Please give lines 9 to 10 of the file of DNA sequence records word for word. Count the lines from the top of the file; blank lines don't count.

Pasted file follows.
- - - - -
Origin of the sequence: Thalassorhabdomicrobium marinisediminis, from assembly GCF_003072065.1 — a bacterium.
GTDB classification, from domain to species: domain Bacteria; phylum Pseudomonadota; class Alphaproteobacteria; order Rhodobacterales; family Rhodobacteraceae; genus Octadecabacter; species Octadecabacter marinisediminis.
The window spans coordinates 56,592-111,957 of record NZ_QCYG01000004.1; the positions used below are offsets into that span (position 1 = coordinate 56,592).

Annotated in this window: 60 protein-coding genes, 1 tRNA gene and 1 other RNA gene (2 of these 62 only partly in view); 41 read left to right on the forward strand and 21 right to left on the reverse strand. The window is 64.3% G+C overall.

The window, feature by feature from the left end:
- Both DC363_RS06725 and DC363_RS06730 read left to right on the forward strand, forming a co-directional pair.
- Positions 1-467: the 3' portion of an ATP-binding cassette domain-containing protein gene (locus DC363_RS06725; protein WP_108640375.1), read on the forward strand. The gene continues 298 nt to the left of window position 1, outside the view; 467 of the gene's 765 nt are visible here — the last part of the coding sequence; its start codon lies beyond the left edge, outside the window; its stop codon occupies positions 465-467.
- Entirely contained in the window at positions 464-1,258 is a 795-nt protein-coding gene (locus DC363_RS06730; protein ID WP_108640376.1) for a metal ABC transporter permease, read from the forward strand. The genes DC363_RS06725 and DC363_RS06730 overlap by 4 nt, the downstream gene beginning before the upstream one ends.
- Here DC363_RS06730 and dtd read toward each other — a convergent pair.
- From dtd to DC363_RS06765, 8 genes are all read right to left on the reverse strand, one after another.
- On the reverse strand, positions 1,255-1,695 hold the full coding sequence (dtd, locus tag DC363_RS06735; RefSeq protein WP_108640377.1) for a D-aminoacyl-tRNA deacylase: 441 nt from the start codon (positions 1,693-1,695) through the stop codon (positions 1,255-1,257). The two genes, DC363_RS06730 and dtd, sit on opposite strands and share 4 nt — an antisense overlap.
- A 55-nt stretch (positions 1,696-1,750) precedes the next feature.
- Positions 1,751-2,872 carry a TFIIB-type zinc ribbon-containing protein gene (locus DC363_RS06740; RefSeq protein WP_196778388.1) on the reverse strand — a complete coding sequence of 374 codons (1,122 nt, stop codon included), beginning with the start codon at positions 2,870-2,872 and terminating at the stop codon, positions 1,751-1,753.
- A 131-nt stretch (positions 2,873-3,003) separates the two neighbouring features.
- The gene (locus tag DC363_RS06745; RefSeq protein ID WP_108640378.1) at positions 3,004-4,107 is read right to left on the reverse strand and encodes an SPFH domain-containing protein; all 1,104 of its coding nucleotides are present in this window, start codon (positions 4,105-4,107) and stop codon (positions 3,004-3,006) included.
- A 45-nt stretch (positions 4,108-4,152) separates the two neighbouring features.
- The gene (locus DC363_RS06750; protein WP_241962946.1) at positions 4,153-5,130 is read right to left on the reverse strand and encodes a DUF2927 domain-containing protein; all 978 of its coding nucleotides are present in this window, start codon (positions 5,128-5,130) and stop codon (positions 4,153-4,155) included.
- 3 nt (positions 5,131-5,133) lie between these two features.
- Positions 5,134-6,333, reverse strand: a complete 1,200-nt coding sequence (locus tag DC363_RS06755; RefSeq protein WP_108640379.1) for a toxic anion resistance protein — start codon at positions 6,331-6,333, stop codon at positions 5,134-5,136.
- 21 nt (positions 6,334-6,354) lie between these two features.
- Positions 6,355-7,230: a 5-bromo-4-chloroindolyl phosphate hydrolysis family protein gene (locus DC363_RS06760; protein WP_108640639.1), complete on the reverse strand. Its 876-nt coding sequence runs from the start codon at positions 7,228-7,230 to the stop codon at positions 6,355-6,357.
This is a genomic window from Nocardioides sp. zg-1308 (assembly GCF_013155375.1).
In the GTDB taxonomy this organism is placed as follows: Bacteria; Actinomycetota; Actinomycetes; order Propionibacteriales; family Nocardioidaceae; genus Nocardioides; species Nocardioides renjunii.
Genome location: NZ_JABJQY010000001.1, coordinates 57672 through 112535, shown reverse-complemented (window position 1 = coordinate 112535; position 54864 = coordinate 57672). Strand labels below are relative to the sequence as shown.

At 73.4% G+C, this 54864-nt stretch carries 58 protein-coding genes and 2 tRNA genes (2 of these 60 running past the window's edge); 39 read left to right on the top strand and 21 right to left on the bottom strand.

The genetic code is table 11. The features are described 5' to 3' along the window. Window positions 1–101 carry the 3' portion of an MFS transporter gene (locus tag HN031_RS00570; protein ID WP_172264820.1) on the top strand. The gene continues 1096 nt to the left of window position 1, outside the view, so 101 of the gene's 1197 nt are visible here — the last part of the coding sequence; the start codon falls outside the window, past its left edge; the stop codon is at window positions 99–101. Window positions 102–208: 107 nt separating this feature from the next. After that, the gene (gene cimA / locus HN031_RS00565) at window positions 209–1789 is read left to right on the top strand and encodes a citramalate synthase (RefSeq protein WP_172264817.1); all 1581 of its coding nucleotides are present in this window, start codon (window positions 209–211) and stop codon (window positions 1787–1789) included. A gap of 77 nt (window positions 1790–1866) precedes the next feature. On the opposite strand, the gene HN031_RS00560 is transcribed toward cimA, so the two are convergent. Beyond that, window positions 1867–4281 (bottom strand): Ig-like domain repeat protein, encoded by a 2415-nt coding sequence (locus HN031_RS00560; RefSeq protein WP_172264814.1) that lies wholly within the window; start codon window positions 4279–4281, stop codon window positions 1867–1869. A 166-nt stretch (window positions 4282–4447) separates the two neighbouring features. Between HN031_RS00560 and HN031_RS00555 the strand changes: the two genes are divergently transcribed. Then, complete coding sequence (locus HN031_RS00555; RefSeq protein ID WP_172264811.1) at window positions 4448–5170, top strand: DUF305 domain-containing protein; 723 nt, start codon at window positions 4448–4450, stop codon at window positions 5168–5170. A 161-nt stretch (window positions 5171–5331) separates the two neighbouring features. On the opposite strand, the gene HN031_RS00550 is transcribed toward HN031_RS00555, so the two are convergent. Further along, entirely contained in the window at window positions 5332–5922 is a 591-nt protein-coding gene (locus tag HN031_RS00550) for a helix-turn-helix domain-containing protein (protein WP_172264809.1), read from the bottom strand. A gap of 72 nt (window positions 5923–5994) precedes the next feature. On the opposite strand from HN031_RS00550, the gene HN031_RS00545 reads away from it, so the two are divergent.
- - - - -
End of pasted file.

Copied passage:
- Here DC363_RS06730 and dtd read toward each other — a convergent pair.
- From dtd to DC363_RS06765, 8 genes are all read right to left on the reverse strand, one after another.